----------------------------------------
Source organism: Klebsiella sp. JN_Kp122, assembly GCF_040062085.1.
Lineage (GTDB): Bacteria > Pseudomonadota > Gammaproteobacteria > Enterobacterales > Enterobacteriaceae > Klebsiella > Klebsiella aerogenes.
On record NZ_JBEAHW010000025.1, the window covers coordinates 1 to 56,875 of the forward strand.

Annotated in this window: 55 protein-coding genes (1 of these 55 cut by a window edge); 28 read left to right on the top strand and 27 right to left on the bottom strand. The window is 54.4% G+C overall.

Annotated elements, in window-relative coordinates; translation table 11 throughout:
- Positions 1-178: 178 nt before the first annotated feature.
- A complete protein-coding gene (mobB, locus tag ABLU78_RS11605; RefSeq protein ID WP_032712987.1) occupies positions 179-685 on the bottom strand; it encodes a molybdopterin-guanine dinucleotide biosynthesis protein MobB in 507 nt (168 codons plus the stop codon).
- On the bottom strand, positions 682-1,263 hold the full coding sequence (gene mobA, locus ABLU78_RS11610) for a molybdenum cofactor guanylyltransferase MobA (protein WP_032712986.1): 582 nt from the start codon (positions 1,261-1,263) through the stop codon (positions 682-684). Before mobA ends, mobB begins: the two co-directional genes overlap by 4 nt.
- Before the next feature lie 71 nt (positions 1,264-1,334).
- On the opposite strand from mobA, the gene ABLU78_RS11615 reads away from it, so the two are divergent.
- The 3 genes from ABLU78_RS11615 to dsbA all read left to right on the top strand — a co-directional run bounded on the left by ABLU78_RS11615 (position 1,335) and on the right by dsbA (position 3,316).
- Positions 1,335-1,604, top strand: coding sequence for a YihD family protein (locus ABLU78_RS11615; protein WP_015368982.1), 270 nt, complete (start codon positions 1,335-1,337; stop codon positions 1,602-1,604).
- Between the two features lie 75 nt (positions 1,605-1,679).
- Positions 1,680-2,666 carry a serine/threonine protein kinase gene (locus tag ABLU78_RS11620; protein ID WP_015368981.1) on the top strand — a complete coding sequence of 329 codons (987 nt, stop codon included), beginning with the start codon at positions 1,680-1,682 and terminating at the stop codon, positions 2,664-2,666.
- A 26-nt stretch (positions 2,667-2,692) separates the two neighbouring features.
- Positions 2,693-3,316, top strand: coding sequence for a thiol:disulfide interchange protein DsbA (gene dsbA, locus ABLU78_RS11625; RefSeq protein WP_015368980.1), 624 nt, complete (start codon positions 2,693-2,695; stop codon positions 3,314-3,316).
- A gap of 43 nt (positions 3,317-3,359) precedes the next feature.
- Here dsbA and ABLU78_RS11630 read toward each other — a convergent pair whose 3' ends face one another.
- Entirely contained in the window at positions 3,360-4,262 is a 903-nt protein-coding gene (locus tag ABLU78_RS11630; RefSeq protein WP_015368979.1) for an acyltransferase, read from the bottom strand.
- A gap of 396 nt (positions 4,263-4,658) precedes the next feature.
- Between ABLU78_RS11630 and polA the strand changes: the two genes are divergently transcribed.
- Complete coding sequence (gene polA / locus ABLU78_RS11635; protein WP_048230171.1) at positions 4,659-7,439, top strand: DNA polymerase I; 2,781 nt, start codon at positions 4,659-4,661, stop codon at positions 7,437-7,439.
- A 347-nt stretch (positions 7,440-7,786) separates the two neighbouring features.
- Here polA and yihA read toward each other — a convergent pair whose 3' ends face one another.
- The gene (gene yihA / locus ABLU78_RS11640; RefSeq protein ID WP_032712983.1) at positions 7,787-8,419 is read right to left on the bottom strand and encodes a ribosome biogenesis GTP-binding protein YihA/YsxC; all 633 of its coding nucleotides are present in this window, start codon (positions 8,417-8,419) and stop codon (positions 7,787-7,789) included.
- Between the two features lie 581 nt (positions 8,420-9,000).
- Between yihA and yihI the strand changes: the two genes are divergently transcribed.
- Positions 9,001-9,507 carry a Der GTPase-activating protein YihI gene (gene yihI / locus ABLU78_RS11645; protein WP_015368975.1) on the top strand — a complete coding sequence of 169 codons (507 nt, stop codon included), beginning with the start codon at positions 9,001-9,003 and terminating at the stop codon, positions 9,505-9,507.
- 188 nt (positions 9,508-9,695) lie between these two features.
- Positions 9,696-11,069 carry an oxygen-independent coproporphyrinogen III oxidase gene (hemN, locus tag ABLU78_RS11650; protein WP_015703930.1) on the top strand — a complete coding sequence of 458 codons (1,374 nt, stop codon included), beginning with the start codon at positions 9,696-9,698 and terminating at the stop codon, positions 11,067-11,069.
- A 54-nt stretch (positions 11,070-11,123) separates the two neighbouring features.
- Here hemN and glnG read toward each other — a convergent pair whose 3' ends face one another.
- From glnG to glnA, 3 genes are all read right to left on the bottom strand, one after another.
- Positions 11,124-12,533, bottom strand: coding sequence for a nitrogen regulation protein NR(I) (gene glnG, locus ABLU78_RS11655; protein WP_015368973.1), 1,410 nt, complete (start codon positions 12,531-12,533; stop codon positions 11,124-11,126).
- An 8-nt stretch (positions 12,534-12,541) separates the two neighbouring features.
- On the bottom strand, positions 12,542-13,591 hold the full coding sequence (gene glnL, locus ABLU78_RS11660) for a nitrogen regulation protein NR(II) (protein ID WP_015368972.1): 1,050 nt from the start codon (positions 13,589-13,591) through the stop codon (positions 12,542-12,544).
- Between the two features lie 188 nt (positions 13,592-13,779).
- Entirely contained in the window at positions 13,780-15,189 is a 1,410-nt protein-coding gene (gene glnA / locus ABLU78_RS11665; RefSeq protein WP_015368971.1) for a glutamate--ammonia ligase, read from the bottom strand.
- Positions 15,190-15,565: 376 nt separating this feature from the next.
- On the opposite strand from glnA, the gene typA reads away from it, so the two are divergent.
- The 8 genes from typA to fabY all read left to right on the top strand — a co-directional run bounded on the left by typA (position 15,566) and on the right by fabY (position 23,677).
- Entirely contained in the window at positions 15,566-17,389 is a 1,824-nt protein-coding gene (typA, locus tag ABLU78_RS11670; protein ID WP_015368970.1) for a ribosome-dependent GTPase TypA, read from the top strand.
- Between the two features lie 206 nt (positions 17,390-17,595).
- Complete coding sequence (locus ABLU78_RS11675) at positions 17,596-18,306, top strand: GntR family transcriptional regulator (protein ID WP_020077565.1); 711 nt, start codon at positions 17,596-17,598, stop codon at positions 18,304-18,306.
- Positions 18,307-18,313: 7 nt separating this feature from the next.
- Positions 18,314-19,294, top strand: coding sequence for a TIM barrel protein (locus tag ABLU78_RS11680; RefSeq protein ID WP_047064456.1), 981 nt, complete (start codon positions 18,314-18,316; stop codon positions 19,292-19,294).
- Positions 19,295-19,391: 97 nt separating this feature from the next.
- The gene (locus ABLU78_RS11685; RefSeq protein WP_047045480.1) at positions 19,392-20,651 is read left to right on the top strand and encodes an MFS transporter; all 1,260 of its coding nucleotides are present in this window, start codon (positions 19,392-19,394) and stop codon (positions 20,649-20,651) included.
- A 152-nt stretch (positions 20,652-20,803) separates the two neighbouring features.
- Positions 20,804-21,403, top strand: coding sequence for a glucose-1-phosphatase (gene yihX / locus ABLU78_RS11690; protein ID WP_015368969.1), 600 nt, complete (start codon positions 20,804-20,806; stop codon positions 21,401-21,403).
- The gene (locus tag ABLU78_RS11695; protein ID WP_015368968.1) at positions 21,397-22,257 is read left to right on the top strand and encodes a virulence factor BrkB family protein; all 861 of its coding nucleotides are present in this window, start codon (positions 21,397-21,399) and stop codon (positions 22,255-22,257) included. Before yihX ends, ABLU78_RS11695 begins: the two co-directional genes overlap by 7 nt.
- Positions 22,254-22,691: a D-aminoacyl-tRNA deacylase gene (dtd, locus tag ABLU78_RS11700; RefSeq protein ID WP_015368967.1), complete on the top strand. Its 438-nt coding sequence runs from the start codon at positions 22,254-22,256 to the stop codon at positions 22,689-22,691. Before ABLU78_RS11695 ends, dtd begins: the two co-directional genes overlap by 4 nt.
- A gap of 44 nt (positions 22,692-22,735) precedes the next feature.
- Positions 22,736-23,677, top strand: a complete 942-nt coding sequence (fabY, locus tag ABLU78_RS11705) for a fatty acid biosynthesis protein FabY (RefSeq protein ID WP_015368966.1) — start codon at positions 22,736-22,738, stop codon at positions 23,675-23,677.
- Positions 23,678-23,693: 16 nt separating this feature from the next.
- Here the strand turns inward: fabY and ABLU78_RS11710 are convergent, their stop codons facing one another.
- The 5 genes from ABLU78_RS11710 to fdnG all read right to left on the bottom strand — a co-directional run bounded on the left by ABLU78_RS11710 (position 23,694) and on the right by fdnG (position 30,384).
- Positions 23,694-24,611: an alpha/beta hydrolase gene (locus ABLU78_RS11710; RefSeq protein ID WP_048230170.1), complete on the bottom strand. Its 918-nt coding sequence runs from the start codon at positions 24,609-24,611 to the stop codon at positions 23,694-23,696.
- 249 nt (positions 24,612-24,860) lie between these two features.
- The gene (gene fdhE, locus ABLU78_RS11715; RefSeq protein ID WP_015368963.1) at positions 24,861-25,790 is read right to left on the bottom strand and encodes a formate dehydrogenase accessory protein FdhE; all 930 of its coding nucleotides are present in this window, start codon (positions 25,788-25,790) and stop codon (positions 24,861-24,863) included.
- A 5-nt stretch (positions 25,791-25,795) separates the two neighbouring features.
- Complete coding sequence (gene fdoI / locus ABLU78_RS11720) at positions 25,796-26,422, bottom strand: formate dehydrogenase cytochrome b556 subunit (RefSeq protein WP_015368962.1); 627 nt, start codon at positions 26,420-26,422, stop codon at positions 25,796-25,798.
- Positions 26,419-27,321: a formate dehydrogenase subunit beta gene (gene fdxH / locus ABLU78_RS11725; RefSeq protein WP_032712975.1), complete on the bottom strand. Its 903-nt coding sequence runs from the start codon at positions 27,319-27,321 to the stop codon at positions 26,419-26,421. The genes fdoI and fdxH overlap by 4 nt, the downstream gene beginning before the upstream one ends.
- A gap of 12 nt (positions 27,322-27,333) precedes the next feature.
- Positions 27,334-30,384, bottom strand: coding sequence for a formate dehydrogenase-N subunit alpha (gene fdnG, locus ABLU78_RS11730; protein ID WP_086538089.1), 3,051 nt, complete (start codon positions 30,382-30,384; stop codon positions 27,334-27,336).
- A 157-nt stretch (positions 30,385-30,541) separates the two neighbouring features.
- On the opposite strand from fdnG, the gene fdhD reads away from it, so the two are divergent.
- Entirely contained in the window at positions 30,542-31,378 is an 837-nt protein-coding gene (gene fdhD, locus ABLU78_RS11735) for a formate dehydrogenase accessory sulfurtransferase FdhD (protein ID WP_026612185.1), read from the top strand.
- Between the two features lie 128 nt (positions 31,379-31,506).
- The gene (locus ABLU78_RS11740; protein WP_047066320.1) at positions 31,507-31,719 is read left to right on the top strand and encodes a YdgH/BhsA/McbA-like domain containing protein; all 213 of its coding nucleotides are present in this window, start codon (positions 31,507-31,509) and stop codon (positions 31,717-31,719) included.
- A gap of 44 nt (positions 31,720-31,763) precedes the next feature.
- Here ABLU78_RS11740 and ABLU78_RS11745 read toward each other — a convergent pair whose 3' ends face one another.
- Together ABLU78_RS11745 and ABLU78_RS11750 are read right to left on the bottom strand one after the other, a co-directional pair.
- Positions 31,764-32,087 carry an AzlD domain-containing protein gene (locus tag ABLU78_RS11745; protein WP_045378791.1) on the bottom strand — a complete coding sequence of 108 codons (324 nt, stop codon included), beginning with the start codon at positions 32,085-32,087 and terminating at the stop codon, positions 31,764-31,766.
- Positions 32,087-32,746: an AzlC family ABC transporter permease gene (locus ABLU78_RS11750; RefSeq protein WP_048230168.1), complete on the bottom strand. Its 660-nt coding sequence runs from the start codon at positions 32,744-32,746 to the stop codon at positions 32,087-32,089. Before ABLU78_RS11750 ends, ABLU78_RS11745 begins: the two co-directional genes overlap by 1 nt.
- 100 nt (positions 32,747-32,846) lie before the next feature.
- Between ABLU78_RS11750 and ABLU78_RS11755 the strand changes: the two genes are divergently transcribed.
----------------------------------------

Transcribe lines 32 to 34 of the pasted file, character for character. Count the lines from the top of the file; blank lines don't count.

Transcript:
- Here hemN and glnG read toward each other — a convergent pair whose 3' ends face one another.
- From glnG to glnA, 3 genes are all read right to left on the bottom strand, one after another.
- Positions 11,124-12,533, bottom strand: coding sequence for a nitrogen regulation protein NR(I) (gene glnG, locus ABLU78_RS11655; protein WP_015368973.1), 1,410 nt, complete (start codon positions 12,531-12,533; stop codon positions 11,124-11,126).